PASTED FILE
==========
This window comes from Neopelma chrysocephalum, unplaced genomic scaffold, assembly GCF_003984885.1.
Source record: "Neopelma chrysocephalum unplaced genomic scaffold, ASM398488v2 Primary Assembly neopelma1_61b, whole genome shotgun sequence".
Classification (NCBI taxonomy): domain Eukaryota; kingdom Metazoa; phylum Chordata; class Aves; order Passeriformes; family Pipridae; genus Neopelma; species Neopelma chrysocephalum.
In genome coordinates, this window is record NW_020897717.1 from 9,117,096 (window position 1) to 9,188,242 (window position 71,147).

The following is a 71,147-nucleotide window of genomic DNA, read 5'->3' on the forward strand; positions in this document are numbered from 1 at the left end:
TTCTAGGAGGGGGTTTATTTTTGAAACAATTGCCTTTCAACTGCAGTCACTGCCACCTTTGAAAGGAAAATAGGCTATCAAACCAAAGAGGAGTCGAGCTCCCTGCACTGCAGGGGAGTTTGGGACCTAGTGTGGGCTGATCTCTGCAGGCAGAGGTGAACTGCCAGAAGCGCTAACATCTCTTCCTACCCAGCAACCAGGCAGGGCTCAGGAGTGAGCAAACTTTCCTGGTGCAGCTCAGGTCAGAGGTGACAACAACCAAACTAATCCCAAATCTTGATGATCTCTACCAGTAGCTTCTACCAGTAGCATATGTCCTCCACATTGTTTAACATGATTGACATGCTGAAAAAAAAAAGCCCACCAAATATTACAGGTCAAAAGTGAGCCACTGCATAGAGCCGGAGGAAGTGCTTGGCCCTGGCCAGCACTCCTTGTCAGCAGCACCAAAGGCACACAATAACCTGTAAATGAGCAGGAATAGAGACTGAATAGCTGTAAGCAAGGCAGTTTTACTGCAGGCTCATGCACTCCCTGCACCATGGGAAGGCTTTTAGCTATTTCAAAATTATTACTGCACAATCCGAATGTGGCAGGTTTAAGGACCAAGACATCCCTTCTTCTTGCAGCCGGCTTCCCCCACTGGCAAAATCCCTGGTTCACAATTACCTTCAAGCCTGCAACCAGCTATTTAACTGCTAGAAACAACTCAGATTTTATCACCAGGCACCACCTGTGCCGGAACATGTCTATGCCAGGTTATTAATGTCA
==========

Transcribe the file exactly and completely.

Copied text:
This window comes from Neopelma chrysocephalum, unplaced genomic scaffold, assembly GCF_003984885.1.
Source record: "Neopelma chrysocephalum unplaced genomic scaffold, ASM398488v2 Primary Assembly neopelma1_61b, whole genome shotgun sequence".
Classification (NCBI taxonomy): domain Eukaryota; kingdom Metazoa; phylum Chordata; class Aves; order Passeriformes; family Pipridae; genus Neopelma; species Neopelma chrysocephalum.
In genome coordinates, this window is record NW_020897717.1 from 9,117,096 (window position 1) to 9,188,242 (window position 71,147).

The following is a 71,147-nucleotide window of genomic DNA, read 5'->3' on the forward strand; positions in this document are numbered from 1 at the left end:
TTCTAGGAGGGGGTTTATTTTTGAAACAATTGCCTTTCAACTGCAGTCACTGCCACCTTTGAAAGGAAAATAGGCTATCAAACCAAAGAGGAGTCGAGCTCCCTGCACTGCAGGGGAGTTTGGGACCTAGTGTGGGCTGATCTCTGCAGGCAGAGGTGAACTGCCAGAAGCGCTAACATCTCTTCCTACCCAGCAACCAGGCAGGGCTCAGGAGTGAGCAAACTTTCCTGGTGCAGCTCAGGTCAGAGGTGACAACAACCAAACTAATCCCAAATCTTGATGATCTCTACCAGTAGCTTCTACCAGTAGCATATGTCCTCCACATTGTTTAACATGATTGACATGCTGAAAAAAAAAAGCCCACCAAATATTACAGGTCAAAAGTGAGCCACTGCATAGAGCCGGAGGAAGTGCTTGGCCCTGGCCAGCACTCCTTGTCAGCAGCACCAAAGGCACACAATAACCTGTAAATGAGCAGGAATAGAGACTGAATAGCTGTAAGCAAGGCAGTTTTACTGCAGGCTCATGCACTCCCTGCACCATGGGAAGGCTTTTAGCTATTTCAAAATTATTACTGCACAATCCGAATGTGGCAGGTTTAAGGACCAAGACATCCCTTCTTCTTGCAGCCGGCTTCCCCCACTGGCAAAATCCCTGGTTCACAATTACCTTCAAGCCTGCAACCAGCTATTTAACTGCTAGAAACAACTCAGATTTTATCACCAGGCACCACCTGTGCCGGAACATGTCTATGCCAGGTTATTAATGTCA